Brendan Galileo for Europe review: A frenetically enjoyable one-man show

Dublin Fringe Festival: Fionn Foley is irresistible as an anti-establishment politician

Brendan Galileo for Europe: Fionn Foley tells performs multiple roles with comic gusto. Photograph: Cáit Fahey


Bewley's Cafe Theatre
★ ★ ★
Ireland is at a crossroads, Brendan Galileo, a failed Dáil candidate, says at the start of this frenetically enjoyable one-man show by the actor and writer Fionn Foley. The problem is that Brendan's west-Galway hometown has been bypassed by a motorway, leaving his granny's music school at the mercy of rapacious politicians and developers, forcing him to rekindle his electoral aspirations, this time for the European Parliament. This apparently simple set-up then takes a twist, as Brendan decides he needs a continent-wide musical platform for his campaign.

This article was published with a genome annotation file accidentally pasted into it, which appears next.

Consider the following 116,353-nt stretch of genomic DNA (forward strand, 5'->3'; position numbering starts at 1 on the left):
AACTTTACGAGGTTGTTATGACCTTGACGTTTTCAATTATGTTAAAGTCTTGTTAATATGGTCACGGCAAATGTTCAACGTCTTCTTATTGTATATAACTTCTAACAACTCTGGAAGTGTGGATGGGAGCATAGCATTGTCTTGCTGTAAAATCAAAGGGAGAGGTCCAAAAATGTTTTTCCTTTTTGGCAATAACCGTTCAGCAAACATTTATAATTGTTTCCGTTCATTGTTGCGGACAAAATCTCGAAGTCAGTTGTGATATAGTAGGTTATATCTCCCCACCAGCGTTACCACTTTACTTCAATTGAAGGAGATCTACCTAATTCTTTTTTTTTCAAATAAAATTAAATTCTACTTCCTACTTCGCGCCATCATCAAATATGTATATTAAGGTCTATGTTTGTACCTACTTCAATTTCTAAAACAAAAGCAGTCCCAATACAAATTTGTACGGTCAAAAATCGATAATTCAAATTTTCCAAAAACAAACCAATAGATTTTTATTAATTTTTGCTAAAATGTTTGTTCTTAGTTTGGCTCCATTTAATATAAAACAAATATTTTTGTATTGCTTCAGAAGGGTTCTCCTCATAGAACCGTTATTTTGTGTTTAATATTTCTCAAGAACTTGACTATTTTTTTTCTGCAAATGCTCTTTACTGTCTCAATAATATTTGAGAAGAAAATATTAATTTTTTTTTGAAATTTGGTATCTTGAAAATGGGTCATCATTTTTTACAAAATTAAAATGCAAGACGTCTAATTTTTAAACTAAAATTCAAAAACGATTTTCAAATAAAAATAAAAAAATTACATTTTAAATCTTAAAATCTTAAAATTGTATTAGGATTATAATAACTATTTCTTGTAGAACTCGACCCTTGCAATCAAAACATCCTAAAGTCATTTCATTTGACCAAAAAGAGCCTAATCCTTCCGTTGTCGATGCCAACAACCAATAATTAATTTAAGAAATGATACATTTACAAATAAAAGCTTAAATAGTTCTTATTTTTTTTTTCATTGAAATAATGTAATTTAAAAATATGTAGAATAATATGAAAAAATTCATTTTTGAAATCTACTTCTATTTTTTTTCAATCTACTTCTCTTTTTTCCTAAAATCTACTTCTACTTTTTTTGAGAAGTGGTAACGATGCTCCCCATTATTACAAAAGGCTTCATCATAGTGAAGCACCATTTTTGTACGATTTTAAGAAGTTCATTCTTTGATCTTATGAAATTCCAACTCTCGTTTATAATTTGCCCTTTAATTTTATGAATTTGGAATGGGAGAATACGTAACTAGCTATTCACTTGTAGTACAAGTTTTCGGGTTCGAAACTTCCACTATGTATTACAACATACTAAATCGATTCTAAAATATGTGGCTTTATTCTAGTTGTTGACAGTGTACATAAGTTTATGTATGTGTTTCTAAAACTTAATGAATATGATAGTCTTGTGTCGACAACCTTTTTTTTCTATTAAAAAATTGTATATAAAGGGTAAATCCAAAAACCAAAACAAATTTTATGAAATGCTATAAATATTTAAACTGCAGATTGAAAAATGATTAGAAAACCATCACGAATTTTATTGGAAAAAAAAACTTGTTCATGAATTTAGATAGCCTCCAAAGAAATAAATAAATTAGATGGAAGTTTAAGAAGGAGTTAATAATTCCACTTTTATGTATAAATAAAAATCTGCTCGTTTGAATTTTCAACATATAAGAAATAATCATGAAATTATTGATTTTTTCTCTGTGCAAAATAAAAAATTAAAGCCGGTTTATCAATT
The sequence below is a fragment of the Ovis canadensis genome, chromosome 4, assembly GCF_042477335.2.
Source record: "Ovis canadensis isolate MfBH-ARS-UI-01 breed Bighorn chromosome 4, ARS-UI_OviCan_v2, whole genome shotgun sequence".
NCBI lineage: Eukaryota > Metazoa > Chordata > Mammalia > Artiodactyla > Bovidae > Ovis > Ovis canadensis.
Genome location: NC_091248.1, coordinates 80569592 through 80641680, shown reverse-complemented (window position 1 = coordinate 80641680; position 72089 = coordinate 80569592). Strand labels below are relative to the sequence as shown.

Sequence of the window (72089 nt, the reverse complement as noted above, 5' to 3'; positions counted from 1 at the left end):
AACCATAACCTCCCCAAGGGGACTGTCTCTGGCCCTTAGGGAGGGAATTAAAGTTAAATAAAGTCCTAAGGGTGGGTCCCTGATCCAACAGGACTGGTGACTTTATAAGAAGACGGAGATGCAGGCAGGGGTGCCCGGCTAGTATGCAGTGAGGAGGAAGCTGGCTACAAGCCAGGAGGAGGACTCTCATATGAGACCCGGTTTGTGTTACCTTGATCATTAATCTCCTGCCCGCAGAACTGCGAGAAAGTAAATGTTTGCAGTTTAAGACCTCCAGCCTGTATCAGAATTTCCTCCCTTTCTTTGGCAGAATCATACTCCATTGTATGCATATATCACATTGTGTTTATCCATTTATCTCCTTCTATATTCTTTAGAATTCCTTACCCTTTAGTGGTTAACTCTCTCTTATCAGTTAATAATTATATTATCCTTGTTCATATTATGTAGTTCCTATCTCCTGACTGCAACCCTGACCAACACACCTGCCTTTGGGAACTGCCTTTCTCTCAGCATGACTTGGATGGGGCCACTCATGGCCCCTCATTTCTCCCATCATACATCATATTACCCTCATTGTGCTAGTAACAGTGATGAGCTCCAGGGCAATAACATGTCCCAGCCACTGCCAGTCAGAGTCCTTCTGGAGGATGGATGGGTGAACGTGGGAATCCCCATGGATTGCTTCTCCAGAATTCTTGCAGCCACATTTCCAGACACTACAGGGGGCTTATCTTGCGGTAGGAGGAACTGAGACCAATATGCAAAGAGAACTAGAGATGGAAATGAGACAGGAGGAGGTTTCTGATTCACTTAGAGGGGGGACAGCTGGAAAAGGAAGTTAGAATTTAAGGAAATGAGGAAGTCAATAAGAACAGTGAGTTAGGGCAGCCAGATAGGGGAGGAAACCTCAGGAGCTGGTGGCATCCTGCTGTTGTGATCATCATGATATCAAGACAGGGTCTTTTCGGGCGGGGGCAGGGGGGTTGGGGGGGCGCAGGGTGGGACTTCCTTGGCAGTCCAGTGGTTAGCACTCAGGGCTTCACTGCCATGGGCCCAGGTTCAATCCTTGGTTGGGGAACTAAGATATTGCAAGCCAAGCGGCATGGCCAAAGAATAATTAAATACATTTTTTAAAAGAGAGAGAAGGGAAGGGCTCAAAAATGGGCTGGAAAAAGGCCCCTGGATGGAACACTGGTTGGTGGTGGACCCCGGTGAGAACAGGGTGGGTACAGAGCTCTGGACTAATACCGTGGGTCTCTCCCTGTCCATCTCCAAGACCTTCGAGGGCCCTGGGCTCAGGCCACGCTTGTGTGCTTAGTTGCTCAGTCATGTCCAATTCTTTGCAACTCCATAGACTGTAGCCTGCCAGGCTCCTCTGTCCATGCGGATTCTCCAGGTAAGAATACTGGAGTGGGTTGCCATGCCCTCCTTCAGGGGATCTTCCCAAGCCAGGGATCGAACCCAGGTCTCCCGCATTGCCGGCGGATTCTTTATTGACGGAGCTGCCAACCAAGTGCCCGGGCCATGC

Under the direction of Jeda de Brí, Foley tells his story at manic tempo, performing multiple roles with comic gusto. At times the characterisation tips into the grotesque and the dramatic devices stray into zany territory, but there is also much surreal invention, and the pace ensures boredom isn’t an issue. Above all, Foley’s performance is irresistible. By the end the anti-establishment theme unexpectedly takes a – gasp – moderate turn: like his astronomer namesake, Brendan discovers that the universe doesn’t revolve around his locale, but that doesn’t mean it’s insignificant.

Runs until Saturday, September 22nd